Rebelliously Curious RC

The Science Behind Science Fiction

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Did you know that of the current top five-grossing films of all time, only Titanic is outside the science fiction genre? Science fiction isn’t just popular; it’s central to the history of film in North American culture itself. The move to narrative filmmaking, which defined cinema as we know it today, is widely associated with the work of Georges Méliès around the turn of the 20th century.

Méliès, an illusionist, saw the potential of film for creating special effects. He experimented with this new technology through a series of fantastical tales. His most influential film, A Trip to the Moon, depicts a group of astronomers traveling to the Moon, exploring its surface, battling its inhabitants, and returning to Earth – all within 15 minutes. This short film pushed the boundaries of what was possible for the medium and shaped the future of cinema. What’s remarkable is that A Trip to the Moon came out in 1902, 67 years before Neil Armstrong took one giant leap for mankind. It’s a perfect example of how scientific achievements are often first imagined in the realm of fiction.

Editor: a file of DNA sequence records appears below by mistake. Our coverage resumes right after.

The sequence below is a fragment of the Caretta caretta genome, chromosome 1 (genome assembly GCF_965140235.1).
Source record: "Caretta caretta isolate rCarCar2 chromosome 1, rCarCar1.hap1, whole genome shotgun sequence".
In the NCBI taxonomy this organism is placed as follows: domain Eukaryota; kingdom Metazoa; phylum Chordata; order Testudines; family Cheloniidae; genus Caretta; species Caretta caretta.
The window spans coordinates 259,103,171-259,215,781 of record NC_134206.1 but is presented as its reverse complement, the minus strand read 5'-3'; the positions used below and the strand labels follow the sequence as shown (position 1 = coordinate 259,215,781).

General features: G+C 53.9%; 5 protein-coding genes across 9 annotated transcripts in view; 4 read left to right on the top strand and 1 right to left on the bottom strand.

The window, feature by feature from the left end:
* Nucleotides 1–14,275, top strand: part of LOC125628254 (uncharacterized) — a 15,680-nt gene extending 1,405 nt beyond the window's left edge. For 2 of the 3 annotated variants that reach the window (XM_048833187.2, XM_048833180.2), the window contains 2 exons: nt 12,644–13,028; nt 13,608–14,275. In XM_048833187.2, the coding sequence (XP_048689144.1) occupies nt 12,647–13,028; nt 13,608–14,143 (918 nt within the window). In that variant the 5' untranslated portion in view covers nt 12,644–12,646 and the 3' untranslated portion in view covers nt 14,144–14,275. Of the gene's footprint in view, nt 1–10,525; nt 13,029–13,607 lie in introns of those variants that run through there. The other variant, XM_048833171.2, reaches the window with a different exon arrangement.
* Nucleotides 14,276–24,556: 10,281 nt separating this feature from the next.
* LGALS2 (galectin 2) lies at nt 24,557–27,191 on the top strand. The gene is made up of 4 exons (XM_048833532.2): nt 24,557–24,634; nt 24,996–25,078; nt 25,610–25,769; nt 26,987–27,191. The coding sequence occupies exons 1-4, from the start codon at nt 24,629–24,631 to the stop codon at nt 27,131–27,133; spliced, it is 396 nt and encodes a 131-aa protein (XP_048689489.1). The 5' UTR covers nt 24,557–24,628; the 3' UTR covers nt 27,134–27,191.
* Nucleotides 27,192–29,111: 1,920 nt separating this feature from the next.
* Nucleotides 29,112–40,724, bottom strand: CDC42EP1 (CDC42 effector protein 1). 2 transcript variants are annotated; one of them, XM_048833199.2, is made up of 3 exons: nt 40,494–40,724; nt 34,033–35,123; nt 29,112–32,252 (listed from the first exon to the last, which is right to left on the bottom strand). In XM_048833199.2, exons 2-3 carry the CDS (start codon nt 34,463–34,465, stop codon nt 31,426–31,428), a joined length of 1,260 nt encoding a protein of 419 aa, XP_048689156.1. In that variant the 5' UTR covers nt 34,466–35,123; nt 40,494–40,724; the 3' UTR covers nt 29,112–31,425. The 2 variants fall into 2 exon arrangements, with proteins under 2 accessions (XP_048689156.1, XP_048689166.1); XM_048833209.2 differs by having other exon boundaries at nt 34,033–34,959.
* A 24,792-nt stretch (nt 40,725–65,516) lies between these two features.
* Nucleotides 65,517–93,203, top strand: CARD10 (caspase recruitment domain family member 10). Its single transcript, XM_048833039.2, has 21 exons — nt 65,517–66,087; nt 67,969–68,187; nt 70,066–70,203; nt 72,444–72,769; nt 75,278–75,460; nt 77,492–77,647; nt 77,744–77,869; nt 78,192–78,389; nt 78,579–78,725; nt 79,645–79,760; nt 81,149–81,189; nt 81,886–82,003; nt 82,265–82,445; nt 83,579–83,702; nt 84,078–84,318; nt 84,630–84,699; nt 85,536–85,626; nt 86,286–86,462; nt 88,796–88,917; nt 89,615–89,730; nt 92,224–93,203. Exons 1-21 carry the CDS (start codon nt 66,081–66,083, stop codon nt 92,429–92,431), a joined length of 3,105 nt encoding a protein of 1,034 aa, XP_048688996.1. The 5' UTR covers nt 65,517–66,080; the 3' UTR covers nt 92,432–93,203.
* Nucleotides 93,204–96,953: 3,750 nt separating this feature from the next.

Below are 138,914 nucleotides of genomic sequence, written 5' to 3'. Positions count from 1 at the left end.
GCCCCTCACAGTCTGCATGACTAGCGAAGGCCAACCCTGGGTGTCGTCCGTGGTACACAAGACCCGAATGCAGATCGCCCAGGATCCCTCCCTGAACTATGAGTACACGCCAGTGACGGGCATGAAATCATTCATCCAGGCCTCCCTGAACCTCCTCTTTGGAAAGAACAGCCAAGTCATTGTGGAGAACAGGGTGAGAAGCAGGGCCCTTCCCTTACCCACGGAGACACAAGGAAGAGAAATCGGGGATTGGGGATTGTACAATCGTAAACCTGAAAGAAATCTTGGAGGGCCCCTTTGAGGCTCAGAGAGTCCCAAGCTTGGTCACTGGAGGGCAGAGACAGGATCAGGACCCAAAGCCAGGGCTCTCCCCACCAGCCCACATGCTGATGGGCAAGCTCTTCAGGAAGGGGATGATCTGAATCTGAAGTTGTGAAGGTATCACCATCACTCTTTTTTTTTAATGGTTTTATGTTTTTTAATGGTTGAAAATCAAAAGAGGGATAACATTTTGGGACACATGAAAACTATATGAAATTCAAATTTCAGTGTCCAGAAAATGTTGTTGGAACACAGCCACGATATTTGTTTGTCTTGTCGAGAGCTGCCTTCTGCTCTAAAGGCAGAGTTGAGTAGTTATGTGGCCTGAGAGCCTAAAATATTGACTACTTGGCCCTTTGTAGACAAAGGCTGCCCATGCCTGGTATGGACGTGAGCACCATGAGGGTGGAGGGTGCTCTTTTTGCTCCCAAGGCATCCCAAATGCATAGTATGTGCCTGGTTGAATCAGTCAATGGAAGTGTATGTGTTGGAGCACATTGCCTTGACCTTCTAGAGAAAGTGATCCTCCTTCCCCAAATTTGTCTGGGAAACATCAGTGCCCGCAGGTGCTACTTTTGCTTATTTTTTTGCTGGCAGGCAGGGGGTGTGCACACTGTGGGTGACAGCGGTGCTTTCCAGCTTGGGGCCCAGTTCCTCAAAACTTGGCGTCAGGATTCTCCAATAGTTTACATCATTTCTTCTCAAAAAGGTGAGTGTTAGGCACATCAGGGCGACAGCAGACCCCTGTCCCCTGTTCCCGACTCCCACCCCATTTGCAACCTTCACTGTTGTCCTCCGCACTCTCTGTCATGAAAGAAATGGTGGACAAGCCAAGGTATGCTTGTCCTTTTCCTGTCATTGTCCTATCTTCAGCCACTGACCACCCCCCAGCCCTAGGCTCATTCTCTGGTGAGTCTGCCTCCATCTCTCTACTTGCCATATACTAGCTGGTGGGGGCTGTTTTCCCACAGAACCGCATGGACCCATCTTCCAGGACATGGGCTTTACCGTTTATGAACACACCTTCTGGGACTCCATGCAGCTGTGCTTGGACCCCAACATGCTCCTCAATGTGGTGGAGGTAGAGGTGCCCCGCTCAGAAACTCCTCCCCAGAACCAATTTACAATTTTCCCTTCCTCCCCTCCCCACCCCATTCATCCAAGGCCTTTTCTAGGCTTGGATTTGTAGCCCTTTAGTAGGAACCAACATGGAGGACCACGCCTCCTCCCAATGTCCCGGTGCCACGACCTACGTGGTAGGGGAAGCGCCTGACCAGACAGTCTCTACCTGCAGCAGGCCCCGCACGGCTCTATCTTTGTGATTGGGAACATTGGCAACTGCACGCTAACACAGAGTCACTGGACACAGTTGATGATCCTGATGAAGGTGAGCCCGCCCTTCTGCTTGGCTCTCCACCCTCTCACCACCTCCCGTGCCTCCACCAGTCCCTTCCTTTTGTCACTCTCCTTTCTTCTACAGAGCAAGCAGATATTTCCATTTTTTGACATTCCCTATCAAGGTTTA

Edward Lerner, physicist, computer scientist, science fiction, and techno-thrillers novelist, deconstructs the Science Behind the Fiction and the intriguing connections between scientific fact and its influence on science fiction within Western culture.

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